How Does Jem Mature In To Kill A Mockingbird

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In her novel To Kill a Mockingbird, Harper Lee writes an account of the narrator Scout’s childhood and how she matures over the course of a few years. In the story, Scout Finch and her brother, Jem, live in Maycomb, Alabama. They think Maycomb is a perfect world. When Atticus, their father, is asked to defend Tom Robinson who is a black man falsely accused of rape, they realize Maycomb is a not-so-perfect town. Most of the citizens are racist and hateful. Lee uses the many lessons she and Jem learned to make this a Bildungsroman. Harper Lee illustrates the coming of age theme through the major characters of Jem, Scout, and Dill. Jem Finch is one of the main characters experiencing coming of age. Many different things shape Jem into the man he will become. Some think that the growth of Jem is related to the theme and structure of the novel (Schuster). The themes of the novel help Jem…show more content…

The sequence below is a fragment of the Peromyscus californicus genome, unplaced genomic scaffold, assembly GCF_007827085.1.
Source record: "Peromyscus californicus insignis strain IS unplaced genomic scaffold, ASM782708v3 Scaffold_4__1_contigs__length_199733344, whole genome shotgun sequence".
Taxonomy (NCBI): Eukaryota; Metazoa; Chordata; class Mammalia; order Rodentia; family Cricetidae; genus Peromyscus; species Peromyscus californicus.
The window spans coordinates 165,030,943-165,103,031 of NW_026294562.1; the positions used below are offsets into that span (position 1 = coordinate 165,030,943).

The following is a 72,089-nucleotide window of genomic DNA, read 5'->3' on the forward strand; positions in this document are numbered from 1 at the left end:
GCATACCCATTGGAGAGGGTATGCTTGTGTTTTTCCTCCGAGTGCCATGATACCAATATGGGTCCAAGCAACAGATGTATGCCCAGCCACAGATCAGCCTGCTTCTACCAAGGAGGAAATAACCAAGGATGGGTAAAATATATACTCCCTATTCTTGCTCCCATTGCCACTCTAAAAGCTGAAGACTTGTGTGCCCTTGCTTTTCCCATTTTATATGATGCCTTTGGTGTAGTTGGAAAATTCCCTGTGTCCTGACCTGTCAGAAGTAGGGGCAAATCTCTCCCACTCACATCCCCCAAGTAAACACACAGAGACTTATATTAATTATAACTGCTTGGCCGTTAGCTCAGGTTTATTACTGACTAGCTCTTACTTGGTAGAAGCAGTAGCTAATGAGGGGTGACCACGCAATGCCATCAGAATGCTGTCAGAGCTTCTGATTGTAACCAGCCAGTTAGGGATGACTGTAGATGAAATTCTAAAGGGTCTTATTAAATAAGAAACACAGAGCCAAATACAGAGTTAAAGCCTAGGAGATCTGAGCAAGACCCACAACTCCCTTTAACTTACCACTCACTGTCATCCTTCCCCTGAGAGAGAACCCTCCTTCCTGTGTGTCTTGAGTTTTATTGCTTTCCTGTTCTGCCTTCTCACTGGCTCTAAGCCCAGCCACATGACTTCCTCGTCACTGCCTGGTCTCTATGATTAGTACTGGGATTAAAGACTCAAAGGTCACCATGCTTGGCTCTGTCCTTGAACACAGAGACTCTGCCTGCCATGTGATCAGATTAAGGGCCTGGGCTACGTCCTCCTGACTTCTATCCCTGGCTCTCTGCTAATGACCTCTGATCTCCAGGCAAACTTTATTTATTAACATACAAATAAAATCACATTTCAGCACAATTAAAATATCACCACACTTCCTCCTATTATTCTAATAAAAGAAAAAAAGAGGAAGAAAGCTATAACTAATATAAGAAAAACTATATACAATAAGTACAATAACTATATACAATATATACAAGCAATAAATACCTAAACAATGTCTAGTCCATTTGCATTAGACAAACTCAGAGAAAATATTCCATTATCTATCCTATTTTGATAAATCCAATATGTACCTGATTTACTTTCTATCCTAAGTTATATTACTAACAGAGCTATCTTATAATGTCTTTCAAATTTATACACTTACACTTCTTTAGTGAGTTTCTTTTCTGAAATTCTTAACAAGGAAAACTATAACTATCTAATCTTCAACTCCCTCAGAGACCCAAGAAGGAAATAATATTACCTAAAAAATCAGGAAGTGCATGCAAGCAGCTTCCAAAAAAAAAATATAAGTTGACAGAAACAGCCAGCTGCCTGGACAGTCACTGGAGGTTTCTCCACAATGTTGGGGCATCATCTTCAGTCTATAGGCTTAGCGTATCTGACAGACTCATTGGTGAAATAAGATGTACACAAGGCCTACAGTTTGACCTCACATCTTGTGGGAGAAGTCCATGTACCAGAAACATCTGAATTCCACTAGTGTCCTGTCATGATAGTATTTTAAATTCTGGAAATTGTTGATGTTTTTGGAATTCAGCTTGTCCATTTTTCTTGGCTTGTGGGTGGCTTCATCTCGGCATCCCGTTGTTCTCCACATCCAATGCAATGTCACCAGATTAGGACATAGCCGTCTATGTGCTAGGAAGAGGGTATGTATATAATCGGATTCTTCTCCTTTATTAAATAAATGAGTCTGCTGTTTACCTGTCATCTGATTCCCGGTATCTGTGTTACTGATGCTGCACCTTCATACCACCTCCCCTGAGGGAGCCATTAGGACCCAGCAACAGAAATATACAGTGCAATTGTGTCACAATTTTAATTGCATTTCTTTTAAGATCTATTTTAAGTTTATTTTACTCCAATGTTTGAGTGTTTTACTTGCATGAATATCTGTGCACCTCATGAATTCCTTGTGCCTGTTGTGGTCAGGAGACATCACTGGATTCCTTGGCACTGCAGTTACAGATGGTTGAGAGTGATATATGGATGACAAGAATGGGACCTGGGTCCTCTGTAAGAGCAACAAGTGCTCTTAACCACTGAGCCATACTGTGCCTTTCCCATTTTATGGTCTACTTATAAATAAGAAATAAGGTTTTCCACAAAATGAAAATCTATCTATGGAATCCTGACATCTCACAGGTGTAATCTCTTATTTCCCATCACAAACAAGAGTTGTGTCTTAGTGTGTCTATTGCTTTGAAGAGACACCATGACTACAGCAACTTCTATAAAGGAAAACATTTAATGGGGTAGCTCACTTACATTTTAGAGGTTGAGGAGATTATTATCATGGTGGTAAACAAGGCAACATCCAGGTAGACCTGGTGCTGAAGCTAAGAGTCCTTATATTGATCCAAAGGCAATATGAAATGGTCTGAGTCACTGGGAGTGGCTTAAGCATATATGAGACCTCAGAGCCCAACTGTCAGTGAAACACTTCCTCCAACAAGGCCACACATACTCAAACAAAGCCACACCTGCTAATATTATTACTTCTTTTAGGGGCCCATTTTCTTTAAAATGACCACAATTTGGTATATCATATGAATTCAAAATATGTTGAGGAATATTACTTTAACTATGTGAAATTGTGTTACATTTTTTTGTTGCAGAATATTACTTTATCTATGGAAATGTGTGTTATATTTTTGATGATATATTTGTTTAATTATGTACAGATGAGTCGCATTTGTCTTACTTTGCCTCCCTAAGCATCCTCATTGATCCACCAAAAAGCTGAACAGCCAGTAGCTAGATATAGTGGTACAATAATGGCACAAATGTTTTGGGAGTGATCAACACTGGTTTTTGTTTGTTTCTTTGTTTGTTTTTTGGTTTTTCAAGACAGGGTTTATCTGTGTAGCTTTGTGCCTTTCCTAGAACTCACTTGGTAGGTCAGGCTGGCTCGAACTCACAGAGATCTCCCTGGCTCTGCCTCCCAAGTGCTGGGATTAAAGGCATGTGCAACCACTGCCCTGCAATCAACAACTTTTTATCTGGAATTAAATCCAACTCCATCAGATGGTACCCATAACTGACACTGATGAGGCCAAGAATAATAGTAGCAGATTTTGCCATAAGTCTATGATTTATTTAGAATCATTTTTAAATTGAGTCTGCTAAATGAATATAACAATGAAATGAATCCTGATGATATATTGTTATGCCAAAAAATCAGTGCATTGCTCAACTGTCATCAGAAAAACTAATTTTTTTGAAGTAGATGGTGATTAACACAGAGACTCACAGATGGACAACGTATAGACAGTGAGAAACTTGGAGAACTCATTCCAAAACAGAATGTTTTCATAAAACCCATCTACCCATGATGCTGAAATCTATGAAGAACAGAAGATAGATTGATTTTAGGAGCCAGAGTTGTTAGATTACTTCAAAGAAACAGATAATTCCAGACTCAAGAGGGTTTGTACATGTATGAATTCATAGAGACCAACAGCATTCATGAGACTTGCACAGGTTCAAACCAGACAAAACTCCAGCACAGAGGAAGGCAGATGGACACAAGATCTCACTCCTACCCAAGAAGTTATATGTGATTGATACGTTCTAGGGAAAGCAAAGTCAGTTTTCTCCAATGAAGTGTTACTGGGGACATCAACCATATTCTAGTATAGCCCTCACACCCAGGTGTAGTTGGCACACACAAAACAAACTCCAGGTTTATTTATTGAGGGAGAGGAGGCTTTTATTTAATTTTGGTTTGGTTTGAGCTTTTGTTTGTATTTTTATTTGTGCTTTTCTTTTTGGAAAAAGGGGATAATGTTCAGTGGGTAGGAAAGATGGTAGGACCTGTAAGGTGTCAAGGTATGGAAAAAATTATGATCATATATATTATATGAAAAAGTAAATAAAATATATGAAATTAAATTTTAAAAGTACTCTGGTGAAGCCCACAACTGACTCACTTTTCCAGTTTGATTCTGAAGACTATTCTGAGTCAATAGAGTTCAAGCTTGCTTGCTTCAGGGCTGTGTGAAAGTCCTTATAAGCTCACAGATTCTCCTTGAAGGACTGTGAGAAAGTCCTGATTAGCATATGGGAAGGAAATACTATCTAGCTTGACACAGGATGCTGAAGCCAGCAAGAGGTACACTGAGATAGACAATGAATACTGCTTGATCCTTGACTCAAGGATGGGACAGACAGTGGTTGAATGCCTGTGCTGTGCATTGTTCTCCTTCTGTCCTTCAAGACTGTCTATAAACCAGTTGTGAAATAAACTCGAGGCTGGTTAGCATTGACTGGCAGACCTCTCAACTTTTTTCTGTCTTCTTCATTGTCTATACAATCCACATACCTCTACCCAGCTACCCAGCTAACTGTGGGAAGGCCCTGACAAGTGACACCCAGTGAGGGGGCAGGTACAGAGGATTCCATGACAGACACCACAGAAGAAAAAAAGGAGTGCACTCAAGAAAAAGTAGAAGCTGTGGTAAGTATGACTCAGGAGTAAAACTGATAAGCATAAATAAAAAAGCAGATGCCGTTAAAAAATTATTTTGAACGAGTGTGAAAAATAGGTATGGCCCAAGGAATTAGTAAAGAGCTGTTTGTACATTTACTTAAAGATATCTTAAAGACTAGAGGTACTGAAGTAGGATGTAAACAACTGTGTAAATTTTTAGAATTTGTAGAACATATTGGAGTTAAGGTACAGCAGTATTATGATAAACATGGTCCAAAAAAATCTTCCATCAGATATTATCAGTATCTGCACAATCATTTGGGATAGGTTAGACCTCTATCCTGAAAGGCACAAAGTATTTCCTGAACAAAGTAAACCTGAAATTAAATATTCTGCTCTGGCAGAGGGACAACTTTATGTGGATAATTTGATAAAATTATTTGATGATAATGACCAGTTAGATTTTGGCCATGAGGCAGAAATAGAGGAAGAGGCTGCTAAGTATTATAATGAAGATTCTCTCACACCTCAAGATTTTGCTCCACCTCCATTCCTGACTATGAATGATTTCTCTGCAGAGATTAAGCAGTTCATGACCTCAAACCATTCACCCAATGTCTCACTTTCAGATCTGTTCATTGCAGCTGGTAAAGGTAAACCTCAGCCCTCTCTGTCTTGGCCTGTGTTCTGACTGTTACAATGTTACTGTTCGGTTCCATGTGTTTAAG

While Atticus is about to be attacked by Mr. Cunningham, Scout and Jem walk up. Scout begins to talk to Mr. Cunningham and he soon leaves. After they went home, she said, “The full meaning of the night’s events hit me and I began to cry” (208). She also sees that her teacher at school is rude to others. “Jem, how can you hate Hitler so bad an’ then turn around and be ugly about folks right at home” (331). Her teacher looks down upon the lower class kids but says that what Hitler is doing is awful. In reality, they are both doing the same thing; Hitler is just doing it to a larger extent. Scout also begins to see that Jem wants to hang out with more of his friends. He is getting too old to play with her. Scout says, “It was then, I suppose, that Jem and I first began to part company” (75). She is just beginning to understand why Jem does not want to have his little sister around him. Atticus and Calpurnia, their cook, guide Scout through the hard times with Jem. Scout is one of the principal characters to come of age in To Kill a
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